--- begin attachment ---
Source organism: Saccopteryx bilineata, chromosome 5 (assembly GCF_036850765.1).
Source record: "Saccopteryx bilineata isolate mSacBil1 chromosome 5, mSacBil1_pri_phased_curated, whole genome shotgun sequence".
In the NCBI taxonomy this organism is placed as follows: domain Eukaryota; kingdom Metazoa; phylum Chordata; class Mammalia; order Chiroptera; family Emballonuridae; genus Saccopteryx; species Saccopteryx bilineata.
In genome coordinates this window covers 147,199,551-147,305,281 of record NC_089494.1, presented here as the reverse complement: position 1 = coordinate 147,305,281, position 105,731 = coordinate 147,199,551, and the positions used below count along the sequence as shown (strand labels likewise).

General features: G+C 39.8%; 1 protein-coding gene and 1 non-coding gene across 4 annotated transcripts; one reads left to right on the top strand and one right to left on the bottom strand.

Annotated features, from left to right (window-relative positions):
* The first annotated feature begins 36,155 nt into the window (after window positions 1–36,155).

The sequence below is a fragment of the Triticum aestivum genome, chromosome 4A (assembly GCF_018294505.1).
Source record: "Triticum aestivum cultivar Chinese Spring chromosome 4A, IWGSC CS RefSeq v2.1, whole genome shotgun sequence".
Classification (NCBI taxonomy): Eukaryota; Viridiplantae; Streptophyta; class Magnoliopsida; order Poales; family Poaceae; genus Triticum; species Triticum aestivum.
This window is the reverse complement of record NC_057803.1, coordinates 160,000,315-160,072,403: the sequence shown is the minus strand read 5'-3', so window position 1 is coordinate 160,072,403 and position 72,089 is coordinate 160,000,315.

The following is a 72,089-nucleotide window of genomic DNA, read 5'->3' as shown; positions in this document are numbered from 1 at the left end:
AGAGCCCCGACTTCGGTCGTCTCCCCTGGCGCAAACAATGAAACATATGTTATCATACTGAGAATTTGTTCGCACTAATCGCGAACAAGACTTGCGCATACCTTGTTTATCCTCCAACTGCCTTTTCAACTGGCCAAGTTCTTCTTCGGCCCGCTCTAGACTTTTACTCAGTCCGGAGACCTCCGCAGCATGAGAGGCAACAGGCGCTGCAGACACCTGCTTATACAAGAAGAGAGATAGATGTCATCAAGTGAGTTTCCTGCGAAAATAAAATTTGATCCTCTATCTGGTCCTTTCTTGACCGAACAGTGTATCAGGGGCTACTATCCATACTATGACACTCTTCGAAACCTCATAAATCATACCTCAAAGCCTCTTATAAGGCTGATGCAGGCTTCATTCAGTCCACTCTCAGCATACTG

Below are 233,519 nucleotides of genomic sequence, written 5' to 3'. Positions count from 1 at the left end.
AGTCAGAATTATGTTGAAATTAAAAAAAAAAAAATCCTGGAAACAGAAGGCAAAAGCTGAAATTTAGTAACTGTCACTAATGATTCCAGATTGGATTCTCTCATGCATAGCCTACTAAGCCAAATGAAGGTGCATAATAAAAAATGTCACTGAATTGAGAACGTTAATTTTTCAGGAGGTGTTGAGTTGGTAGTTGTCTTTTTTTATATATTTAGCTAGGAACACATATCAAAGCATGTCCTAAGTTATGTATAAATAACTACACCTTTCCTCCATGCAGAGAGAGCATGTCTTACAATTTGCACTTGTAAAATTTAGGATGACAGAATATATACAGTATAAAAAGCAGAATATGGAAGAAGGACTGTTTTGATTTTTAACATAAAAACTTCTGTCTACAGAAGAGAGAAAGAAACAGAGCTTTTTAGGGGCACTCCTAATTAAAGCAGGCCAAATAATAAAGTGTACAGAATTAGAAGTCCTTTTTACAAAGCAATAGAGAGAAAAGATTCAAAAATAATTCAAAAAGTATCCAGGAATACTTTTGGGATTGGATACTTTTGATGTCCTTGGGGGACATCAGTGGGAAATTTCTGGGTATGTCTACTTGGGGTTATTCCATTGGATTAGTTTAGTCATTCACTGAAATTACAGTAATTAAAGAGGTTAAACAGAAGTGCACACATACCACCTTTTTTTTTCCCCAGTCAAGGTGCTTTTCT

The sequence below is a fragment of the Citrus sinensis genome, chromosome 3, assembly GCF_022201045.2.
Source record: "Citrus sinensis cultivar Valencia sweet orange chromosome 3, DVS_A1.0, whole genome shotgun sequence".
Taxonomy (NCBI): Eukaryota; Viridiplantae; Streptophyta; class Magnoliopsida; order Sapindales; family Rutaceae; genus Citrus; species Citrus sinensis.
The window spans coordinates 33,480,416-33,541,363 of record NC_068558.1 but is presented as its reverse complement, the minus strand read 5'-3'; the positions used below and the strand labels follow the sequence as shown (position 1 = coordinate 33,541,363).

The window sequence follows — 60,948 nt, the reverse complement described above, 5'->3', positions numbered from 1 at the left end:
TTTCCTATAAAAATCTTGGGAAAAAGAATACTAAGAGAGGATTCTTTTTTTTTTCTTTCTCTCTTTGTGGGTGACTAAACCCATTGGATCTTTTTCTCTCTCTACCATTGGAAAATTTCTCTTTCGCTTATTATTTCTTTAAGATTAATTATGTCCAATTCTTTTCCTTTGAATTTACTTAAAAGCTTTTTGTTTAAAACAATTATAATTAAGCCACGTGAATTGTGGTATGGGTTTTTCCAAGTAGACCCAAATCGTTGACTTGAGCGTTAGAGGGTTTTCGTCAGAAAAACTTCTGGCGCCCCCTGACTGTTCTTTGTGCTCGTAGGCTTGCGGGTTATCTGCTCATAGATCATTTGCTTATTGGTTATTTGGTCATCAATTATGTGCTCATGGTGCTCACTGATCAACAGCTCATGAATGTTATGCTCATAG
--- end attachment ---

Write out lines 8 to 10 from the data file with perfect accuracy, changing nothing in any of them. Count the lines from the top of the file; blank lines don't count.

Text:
The sequence below is a fragment of the Triticum aestivum genome, chromosome 4A (assembly GCF_018294505.1).
Source record: "Triticum aestivum cultivar Chinese Spring chromosome 4A, IWGSC CS RefSeq v2.1, whole genome shotgun sequence".
Classification (NCBI taxonomy): Eukaryota; Viridiplantae; Streptophyta; class Magnoliopsida; order Poales; family Poaceae; genus Triticum; species Triticum aestivum.